Dictatorship and democracy- an essay
- Introduction - Jasmine revolution
- Ben Ali in Tunisian government
- High levels of repression in Tunisia
In December 2010 began what is called "Jasmine Revolution" in Tunisia. The term 'Jasmine' is much criticized in the press and is not unanimous: in fact, the term "Jasmine" was used when Ben Ali took power and the term evokes sweetness, this contrasts with the destruction and pillage the country has witnessed. Thus, many Tunisians prefer to speak of the Tunisian revolution rather than the Jasmine revolution. This revolution lasted four weeks and came to and end in January 2011 with the fall of Tunisian President Zine el-Abidine Ben Ali, who had been in power for 23 years, since 1987. This revolution, considered non-violent, put an end to the dictatorship of Tunisia that Ben Ali had established. For four weeks, ongoing demonstrations took place, they extended throughout the country despite the repression, and these demonstrations were amplified by a general strike, leading to the flight of Ben Ali to Saudi Arabia on January 14, 2011 . So we are dealing with a country in transition from a dictatorship to a democracy, a hope that Tunisians and the international community in general have nurtured for long. We will look at the dictator Ben Ali, his party, and the repression in the country. We will try to analyze the social, economic and repressive features of this dictatorship. Finally, we will look at this transition, the new elections, the new political parties and the the new challenges facing Tunisia.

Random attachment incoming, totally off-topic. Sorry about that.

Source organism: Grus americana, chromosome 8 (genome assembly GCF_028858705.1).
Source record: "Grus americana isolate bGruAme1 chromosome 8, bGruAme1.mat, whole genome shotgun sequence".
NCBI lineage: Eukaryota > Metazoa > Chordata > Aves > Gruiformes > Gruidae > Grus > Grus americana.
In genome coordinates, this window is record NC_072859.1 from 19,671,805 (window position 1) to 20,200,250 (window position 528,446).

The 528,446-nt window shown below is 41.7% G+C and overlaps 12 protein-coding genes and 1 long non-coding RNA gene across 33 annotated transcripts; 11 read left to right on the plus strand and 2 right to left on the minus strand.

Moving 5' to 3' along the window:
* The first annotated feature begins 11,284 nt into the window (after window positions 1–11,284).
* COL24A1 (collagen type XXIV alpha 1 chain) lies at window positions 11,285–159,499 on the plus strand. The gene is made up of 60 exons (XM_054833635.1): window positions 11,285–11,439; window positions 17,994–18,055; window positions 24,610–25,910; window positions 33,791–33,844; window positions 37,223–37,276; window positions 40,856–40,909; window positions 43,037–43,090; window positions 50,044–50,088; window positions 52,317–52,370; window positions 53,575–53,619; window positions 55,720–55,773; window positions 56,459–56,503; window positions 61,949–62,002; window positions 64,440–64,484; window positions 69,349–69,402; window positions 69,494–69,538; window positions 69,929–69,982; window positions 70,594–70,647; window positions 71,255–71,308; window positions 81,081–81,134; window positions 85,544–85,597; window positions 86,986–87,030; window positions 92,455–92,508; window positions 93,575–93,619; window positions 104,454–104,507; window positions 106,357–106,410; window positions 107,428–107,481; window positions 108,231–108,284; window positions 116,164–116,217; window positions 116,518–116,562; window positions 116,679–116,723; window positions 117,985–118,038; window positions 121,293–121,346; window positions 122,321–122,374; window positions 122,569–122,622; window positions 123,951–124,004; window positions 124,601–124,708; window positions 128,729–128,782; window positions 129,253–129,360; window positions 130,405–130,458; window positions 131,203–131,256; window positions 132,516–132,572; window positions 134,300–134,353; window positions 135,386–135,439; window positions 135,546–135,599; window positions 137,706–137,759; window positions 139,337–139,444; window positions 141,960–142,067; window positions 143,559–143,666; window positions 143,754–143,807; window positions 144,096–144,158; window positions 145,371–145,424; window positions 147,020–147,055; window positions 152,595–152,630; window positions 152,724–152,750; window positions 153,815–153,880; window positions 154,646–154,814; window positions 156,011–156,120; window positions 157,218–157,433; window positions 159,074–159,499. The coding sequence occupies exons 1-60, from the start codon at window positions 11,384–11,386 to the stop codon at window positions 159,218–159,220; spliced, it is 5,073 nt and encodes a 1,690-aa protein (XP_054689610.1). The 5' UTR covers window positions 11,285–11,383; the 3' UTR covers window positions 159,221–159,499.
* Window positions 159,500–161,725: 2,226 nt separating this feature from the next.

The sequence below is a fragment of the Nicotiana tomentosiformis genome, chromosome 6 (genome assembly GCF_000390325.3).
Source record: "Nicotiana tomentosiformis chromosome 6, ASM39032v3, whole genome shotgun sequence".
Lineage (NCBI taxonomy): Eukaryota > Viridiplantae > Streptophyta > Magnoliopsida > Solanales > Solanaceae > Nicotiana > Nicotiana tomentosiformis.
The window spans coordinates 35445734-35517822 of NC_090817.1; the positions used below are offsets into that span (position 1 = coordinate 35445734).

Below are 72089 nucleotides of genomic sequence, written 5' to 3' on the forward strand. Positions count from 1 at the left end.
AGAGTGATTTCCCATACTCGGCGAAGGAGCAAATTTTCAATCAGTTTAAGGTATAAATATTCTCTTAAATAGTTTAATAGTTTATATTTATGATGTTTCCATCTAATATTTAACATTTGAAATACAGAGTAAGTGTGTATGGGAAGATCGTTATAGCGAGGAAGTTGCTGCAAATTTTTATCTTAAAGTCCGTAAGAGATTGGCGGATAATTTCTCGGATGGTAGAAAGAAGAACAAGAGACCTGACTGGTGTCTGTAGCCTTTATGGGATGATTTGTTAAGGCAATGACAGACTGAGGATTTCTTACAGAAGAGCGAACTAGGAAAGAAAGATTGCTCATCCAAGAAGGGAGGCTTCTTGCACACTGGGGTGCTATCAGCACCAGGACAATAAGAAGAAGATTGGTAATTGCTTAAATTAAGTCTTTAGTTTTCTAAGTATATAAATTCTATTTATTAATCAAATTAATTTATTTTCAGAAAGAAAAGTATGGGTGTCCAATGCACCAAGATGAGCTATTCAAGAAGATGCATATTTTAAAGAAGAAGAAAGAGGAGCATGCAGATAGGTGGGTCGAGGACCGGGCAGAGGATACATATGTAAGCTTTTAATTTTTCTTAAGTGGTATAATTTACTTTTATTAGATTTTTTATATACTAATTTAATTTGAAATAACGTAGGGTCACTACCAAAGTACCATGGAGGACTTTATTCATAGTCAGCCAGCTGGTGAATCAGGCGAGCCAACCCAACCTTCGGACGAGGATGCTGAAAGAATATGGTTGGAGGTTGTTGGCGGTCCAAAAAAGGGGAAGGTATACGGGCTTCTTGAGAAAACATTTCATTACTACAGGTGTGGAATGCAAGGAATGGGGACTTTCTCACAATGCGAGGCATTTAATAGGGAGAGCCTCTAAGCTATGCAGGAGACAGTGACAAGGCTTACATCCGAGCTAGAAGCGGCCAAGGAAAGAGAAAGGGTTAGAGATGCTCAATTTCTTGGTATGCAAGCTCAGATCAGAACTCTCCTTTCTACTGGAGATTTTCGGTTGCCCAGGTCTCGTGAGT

First of all, it is important to remember how Ben Ali came to power in Tunisia in May 1987; Ben Ali became interior minister and then he became Prime Minister. The same year he took the place of President Habib Bourguiba, who was old and sick, with a medical report and based on an article of the Constitution. Ben Ali took over the leading Destourian Socialist Party, then strengthened the cohesion of it and turned it into the Constitutional Democratic Rally. This political party was the hegemonic party throughout the period during which Ben Ali was in power.
[...] As under Bourguiba, President Ben Ali is the subject of a cult of personality that produces an image with ubiquitous portraits displayed in offices, shops, and a symbolic number 7 and the purple chair for example. In addition, Ben Ali has this stance paternalistic guide that supports the education of his people "child" as a classic in the Arab world. In the business of education, police, administration and the presidential party are the main actors in this framework. In this new section we'll look at the level of repression suffered by the Tunisian population, but also the level of loyalty that has allowed Ben Ali to stay so long in power. [...]
[...] For several months Ennahda is trying to reassure foreign and laymen investors worried about the emergence of an Islamist government in one of the most liberal countries in the Arab world. The rights of women and all those who have no religious affiliation will be protected in Tunisia, said Islamist leader Rached Ghannouchi after confirmation of the victory of his party. Several parties were able to participate in the Tunisian elections: only parties supporting Ben Ali and being pro-government, were excluded from the elections. [...]
[...] Moreover, a tinpot is characterized by a short life, and Ben Ali had the power for 23 years. Timocracy is a ?regime where the repression is low but the dictator stays in office because his people are loving him?. Tunisia is not a timocracy, because the repression is really high and after the revolution in January, we can realize that a lot of Tunisian people didn't love Ben Ali. Then a totalitarian regime is characterized by Hannah Arendt with these words : a system which aspires to total domination, the permanent domination of each single individual in each and every sphere of life, and with atomization of human relationship, destruction of classes, interest groups. [...]